A story in the first issue included a report about John Wilkes Booth, detailing information about the territory that he purchased in 1864. The lead story reported that the Homestead Well which Booth was interested in was destroyed by a fire the day he assassinated President Lincoln. The Titusville Herald is still in publication now, with a total circulation of over 4,000 copies daily.
June 15th, 1954 – First Mobile Rig Sets Sail
In 1954, Mr. Charlie, an offshore drilling platform left the shipyard for the very first time and was put to work by Shell in a new East Bay oilfield near the Mississippi River.
This submersible, movable drilling barge was the first of its kind. It was proposed by Alden LaBorde, a marine superintendent working for Kerr-McGee in the city of Morgan City, Louisiana.
Kerr-McGee was a leader in offshore technology after WWII. While they were responsible for drilling the first well not in sight of land, they didn’t take on LaBorde’s idea. Luckily, Laborde got support from Charles Murphy Jr., a veteran oilman who backed the project and named it after his father, Charles Murphy, Sr.
LaBored would go on to form the Ocean Drilling & Exploration Company, partnering with the J. Ray McDermott Company to construct Mr. Charlie. Upon completion, the barge was 14 feet deep, 85 feet wide and 220 feet long to support the platform. The platform stood 60 over the barge.
As the first, the MODU (Mobile Offshore Drilling Unit) Mr. Charlie launched many new offshore technologies. It was described to be an independent island, close to self-sufficient with a crew of almost 60. Hundreds of oil wells were drilled by Mr. Charlie in the Gulf of Mexico over the next three decades, until it was retired in 1986. Now, Mr. Charlie can be found in Morgan City, Louisiana at the International Petroleum Museum and Exposition.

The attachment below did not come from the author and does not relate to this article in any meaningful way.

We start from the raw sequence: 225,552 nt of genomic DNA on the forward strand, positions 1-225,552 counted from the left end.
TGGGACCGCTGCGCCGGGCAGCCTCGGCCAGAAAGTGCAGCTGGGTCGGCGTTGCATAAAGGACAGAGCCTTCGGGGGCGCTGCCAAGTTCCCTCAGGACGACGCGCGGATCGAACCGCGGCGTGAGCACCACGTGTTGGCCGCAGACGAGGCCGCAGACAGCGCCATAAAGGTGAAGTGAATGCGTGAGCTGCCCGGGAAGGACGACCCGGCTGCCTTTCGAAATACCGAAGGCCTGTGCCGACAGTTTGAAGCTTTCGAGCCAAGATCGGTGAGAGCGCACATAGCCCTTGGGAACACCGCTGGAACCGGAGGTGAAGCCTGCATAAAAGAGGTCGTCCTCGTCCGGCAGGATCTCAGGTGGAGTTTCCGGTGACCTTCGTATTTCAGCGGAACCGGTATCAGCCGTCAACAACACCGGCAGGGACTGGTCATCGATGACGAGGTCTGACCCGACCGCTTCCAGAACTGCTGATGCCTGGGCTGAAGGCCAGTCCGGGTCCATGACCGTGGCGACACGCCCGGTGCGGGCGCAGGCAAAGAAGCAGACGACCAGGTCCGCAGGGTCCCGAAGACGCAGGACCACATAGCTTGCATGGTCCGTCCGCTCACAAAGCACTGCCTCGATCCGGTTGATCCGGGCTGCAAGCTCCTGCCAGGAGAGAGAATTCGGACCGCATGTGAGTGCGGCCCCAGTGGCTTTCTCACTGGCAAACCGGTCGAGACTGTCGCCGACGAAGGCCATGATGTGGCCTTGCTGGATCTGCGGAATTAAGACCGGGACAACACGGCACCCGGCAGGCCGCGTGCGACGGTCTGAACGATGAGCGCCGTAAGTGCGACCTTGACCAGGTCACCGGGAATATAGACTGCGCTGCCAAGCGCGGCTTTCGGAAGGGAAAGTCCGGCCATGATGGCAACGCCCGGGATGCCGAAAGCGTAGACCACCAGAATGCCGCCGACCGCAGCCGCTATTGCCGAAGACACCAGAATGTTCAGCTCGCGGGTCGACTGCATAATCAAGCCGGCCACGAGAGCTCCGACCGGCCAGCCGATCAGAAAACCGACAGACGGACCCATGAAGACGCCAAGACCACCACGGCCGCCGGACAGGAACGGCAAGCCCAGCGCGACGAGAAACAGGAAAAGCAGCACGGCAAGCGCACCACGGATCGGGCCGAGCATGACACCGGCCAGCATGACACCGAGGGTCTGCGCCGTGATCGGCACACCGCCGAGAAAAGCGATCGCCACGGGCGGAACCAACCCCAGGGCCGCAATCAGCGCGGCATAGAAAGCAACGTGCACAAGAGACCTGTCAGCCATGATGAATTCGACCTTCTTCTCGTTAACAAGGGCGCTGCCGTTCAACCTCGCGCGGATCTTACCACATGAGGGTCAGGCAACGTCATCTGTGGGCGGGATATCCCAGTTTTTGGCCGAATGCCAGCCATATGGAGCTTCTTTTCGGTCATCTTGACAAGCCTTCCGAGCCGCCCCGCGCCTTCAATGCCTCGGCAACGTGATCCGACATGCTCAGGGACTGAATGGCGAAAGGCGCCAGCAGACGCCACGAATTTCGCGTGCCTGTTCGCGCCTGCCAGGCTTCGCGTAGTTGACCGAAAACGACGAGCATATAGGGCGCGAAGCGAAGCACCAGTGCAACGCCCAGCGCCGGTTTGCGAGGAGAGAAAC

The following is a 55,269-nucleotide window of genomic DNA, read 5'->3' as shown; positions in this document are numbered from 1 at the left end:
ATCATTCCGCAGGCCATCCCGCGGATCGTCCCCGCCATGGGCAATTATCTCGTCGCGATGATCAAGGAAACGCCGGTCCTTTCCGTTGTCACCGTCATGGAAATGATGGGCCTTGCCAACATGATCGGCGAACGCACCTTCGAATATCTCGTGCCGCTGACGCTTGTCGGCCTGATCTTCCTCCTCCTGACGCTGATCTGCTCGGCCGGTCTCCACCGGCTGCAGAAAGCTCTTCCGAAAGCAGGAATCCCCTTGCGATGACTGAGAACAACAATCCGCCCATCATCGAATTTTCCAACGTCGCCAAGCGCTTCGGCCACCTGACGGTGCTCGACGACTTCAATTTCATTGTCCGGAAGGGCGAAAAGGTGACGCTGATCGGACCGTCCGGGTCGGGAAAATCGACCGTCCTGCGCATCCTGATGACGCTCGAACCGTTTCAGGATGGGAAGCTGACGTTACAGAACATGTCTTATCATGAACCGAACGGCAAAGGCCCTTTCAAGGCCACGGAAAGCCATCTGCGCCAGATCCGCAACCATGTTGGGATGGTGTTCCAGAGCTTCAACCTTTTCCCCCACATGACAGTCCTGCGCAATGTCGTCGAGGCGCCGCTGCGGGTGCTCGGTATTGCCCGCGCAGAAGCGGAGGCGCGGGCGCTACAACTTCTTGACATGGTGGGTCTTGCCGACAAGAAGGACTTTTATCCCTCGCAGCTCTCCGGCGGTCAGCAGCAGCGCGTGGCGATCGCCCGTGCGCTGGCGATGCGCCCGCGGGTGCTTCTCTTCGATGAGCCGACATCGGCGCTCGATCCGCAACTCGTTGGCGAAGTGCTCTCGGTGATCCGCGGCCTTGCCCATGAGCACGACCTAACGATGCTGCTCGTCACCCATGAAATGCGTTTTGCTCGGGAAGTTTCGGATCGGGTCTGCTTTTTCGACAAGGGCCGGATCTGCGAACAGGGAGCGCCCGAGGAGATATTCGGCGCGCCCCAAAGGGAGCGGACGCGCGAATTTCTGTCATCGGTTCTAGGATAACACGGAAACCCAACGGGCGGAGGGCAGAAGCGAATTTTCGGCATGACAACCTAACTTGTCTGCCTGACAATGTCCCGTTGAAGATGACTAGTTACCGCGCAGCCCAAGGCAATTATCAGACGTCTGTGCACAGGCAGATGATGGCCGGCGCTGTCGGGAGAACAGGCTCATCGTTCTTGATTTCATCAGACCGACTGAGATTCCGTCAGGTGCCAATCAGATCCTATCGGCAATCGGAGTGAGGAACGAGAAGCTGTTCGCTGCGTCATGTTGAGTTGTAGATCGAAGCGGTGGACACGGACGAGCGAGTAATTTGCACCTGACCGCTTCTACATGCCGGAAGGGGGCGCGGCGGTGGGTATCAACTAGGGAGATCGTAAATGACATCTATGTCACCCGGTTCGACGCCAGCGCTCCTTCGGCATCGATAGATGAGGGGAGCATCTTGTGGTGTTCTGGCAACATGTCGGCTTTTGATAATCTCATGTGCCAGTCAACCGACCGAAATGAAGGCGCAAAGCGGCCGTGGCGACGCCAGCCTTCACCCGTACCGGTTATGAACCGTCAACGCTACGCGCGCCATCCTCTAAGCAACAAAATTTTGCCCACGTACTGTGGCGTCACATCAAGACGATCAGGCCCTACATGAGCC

June 18th, 1889 – Indiana Subsidiary Becomes Standard Oil Company of New Jersey
In 1889, a subsidiary in Indiana was incorporated into Standard Oil Company of New Jersey launching a new era of oil processing in the region. Located close to Chicago, in Whiting, Indiana, Standard Oil of Indiana opened Whiting refinery, which quickly grew into the largest in the country in just five years.
The refinery first produced kerosene for lighting, wax for candles and axle grease used on industrial machinery. In 1911, after John D. Rockefeller was ordered to break up oil holdings, Standard Oil of Indiana became an independent company. In the 1950s, they started opening Amoco service stations. In 1998, BP and Amoco merged. It was the largest takeover of a U.S. company by a foreign company at the time.
June 18th, 1946 – Creation of the National Petroleum Council
In 1946, President Harry Truman created the National Petroleum Council, a committee was designed to advise Truman specifically about natural gas and oil issues.
Truman was impressed by the contributions made by industry and government cooperation and by the success of WWII’s petroleum program–and wanted to make sure he had an informed governing body on decisions related to the industry.
Today, the Secretary of Energy appoints 200 members to the council. Members of the council are not paid and serve as representatives of the industry, not their companies.